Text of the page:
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curator:Tim Erickson
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 The Eddy Tube Drop

The curator dropped small, strong magnets though an "eddy tube," a thick copper pipe. The moving magnetic field sets up electrical currents in the pipe, which in turn set up a magnetic field, which -- doesn't it just figure? -- opposes the field of the permanent magnets, making them slow down. Anyway, it's cool how slow they go.

And how slow is that?

As usual, it depends, on many things: the electrical conductivity of the pipe, the strength of the permanent magnets, the geometry of the everything, the mass of the falling thing, and so forth. In this case, since we had two magnets, we decided to stick pennies between them, thereby letting us vary the mass. Would more pennies make the assembly fall more quickly?

It turned out that the times were short enough that stopwatch measurement was impractical. (It might be with a longer, more expensive pipe.) So we set up Vernier photogates at the top and bottom of the tube, and did our best to drop the magnet sandwich from just above the upper beam.

Pennies is the number of pennies between the magnets.
T1 is the time when the sandwich went through the top photogate, in seconds.
T2 is the time when it went through the bottom photogate.

How does the time it took compare with what it would have taken in free fall?

What seems to be the relationship between time and number of pennies?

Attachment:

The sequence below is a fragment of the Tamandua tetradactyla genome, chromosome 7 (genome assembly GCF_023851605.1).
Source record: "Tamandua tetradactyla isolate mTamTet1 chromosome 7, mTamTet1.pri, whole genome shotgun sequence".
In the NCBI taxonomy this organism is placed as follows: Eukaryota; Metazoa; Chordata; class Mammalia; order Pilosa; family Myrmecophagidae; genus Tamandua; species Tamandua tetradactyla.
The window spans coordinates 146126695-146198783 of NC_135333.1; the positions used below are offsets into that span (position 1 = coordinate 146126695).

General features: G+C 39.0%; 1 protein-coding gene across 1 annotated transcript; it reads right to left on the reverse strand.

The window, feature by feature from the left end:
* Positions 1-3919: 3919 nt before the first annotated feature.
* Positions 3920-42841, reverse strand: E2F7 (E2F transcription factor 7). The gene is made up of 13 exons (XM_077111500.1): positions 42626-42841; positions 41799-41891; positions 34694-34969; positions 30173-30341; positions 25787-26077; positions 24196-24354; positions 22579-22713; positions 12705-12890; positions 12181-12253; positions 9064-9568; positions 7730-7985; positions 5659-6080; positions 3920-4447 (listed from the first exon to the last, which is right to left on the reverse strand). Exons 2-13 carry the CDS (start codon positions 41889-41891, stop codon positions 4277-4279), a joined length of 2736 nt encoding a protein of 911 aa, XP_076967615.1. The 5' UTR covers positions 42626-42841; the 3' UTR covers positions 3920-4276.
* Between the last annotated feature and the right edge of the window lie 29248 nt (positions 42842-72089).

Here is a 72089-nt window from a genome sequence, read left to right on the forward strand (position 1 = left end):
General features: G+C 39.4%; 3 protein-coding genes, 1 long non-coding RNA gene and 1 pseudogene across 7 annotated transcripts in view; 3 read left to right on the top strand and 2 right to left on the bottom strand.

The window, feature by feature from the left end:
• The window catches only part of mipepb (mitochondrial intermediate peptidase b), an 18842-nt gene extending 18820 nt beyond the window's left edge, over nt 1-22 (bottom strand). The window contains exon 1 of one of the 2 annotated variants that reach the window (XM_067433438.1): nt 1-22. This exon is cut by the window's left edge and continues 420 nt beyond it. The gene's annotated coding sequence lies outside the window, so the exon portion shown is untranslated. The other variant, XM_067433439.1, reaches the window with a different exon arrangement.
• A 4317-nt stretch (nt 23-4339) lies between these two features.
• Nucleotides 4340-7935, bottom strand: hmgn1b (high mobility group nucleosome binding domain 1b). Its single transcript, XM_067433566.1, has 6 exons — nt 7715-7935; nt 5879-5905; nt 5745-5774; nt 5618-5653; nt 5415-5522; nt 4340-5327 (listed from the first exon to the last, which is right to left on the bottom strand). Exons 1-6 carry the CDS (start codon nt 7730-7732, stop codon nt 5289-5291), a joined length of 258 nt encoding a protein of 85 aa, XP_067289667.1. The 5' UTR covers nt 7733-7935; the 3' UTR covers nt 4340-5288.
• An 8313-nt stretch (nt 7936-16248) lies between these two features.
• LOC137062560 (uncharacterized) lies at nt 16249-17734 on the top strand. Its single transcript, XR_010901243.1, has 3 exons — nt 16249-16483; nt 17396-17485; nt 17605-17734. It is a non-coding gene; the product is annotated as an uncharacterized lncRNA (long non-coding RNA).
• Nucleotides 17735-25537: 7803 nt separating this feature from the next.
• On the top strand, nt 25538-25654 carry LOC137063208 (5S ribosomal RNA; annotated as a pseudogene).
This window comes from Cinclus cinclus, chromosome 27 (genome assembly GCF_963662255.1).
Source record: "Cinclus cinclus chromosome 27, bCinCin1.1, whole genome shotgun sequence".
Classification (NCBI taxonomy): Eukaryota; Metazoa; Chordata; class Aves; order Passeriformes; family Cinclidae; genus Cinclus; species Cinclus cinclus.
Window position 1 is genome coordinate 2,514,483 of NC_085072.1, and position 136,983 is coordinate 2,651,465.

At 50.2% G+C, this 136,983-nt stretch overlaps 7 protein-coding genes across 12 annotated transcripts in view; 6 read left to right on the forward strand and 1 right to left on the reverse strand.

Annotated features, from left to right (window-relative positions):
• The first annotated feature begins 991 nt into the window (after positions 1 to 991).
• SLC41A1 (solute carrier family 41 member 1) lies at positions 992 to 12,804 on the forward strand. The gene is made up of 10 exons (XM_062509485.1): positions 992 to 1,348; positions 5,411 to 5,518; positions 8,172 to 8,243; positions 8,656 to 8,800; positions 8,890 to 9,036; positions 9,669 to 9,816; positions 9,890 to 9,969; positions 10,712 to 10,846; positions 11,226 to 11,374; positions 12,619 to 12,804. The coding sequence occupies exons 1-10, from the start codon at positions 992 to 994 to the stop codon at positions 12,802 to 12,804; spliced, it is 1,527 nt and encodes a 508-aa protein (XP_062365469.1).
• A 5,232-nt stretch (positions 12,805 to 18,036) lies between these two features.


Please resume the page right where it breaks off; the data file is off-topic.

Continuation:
Clearly, forces are at work making the magnet sandwich fall so slowly. How big are they? What do they depend on? Can you come up with any models -- and distinguish between them using the data?

More information you might want: the two magnets had a combined mass of 17.7g. And the average mass of the pennies we used was 2.66 grams (we had a few old ones in the set and were not careful about which ones we used in any given drop).

(data by Tim Erickson, March 2004)

You can find some theory here. Don't look until you have a theory of your own!

PenniesT1T2
24.562525.55262
23.503564.52572
24.029024.99922
05.360526.56555
04.088535.44156
03.756524.83712
42.405763.16043
43.289134.10074
61.971032.63842
61.904162.61972
82.564523.17232
31.315122.12974
31.594822.47584
51.454362.18416
51.909942.67892
11.552522.59096
12.062923.12896
02.091223.31156
11.427522.46752

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 ©2003 eeps media 866.341.3377 or Last updated February 14, 2007 supported by NSF award DMI-0216656